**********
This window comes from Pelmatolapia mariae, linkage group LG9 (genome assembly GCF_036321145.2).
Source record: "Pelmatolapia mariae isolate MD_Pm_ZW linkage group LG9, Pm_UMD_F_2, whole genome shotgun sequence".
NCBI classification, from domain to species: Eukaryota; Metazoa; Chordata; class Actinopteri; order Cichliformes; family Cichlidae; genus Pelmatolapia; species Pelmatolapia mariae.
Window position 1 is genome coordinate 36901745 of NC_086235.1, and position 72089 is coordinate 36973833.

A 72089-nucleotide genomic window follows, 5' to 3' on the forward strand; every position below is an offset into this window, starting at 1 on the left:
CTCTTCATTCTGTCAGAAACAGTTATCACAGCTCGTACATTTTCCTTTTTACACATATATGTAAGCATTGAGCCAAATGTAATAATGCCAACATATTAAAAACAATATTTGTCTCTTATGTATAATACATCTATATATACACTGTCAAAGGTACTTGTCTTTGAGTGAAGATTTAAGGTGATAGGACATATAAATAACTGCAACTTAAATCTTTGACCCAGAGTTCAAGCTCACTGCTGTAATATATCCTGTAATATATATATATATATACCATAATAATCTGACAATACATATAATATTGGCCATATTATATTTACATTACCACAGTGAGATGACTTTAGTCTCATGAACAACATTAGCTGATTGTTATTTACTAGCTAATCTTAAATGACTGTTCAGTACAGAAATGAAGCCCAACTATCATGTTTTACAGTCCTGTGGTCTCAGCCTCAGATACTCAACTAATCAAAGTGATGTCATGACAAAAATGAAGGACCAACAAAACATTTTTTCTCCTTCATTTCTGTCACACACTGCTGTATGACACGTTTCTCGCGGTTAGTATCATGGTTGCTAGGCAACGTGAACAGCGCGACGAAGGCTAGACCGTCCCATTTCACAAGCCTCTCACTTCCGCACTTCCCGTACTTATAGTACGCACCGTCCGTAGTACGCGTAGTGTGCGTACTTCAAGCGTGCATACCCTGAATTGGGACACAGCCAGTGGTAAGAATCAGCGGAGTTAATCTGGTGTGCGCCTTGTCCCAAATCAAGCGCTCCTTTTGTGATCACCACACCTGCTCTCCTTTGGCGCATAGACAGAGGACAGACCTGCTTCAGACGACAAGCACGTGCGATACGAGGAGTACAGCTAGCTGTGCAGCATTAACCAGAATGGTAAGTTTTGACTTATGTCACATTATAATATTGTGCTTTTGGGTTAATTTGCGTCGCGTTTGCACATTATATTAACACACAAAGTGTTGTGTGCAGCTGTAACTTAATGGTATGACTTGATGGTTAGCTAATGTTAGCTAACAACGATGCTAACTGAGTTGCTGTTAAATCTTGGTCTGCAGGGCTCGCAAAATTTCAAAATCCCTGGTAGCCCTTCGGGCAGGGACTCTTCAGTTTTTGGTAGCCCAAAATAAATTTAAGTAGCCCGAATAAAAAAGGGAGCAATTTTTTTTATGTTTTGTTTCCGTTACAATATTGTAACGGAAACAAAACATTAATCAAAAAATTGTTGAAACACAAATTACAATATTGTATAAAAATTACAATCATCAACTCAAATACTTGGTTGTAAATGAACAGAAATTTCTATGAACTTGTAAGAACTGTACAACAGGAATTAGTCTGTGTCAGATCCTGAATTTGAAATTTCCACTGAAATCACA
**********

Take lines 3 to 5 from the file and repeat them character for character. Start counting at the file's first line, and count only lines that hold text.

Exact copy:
NCBI classification, from domain to species: Eukaryota; Metazoa; Chordata; class Actinopteri; order Cichliformes; family Cichlidae; genus Pelmatolapia; species Pelmatolapia mariae.
Window position 1 is genome coordinate 36901745 of NC_086235.1, and position 72089 is coordinate 36973833.

A 72089-nucleotide genomic window follows, 5' to 3' on the forward strand; every position below is an offset into this window, starting at 1 on the left: